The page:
I will not claim to have read Piketty's book from end to end (I'm not sure that's even possible). However, I have bought it and looked through it for highlights. On the kindle, where after you buy a book they can track of how much of it you have read, this has been declared the least-read book of the year -- less read than even Hillary Clinton's "Hard Choices," if you can imagine that. Still, if you are left-wing economist you are seemingly required to declare this one of the greatest economics books of all time. Gushingly favorable notices have come from the likes of Nobel Prize winners Robert Solow, Joseph Stiglitz and, of course, Official Manhattan Contrarian Worst Economics Writer Paul Krugman. In the New York Review of Books Krugman calls "Capital" a "magnificent, sweeping meditation on inequality."
Piketty asserts that inequality is high and increasing and that he has identified the key to understanding why. It is that r > g. r is the rate of return on capital; g is the rate of growth of the economy. If the rate of return on existing capital exceeds the rate of economic growth, then, asserts Piketty, the owners of existing wealth get richer faster than anyone else can catch up with them. In other words, the rich get richer and the poor get poorer. From page 377:
We have also learned that the relative movements of the return on capital and the rate of growth of the economy, and therefore of the difference between them, r - g, can explain many of the observed changes, including the logic of accumulation that accounts for the very high concentration of wealth that we see throughout much of human history.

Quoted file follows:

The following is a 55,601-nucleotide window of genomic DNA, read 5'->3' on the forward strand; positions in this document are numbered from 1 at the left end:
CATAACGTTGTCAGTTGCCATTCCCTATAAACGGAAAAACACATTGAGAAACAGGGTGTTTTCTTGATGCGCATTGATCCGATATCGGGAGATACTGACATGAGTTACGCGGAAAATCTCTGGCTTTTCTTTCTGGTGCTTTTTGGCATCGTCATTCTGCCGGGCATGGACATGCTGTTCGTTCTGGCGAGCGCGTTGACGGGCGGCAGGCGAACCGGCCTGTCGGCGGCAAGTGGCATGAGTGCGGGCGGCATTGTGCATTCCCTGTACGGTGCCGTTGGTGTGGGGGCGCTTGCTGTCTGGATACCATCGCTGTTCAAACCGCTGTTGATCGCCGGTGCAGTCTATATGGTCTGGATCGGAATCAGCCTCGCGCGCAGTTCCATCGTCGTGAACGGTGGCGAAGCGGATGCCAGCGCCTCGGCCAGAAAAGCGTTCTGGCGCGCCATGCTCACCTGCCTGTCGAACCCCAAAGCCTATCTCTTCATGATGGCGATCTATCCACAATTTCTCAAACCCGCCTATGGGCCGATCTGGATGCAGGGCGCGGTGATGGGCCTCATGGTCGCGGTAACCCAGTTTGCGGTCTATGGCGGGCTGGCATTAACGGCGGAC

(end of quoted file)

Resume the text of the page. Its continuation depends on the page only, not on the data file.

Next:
Aha! Now you tell us that all you have to do is save some and you are on the ineluctable path to becoming a plutocrat! The former crisis of low personal savings does not fit with this and is no longer part of the narrative.
But wait: is r really greater than g when the government has been running for years a zero interest rate policy specifically to make it so that nobody can earn any positive return on savings? I can't seem to find the answer to that here. I do find this on the same page 377:
In all likelihood, inheritance will again play a significant role in the twenty-first century, comparable to its role in the past. . . . Whenever the rate of return on capital is significantly and durably higher than the growth rate of the economy, it is all but inevitable that inheritance (of fortunes accumulated in the past) predominates over saving (wealth accumulated in the present). . . . The inequality r > g in one sense implies that the past tends to devour the future: wealth originating in the past automatically grows more rapidly, even without labor, than wealth stemming from work, which can be saved. Almost inevitably, this tends to give lasting disproportionate importance to inequalities created in the past, and therefore to inheritance.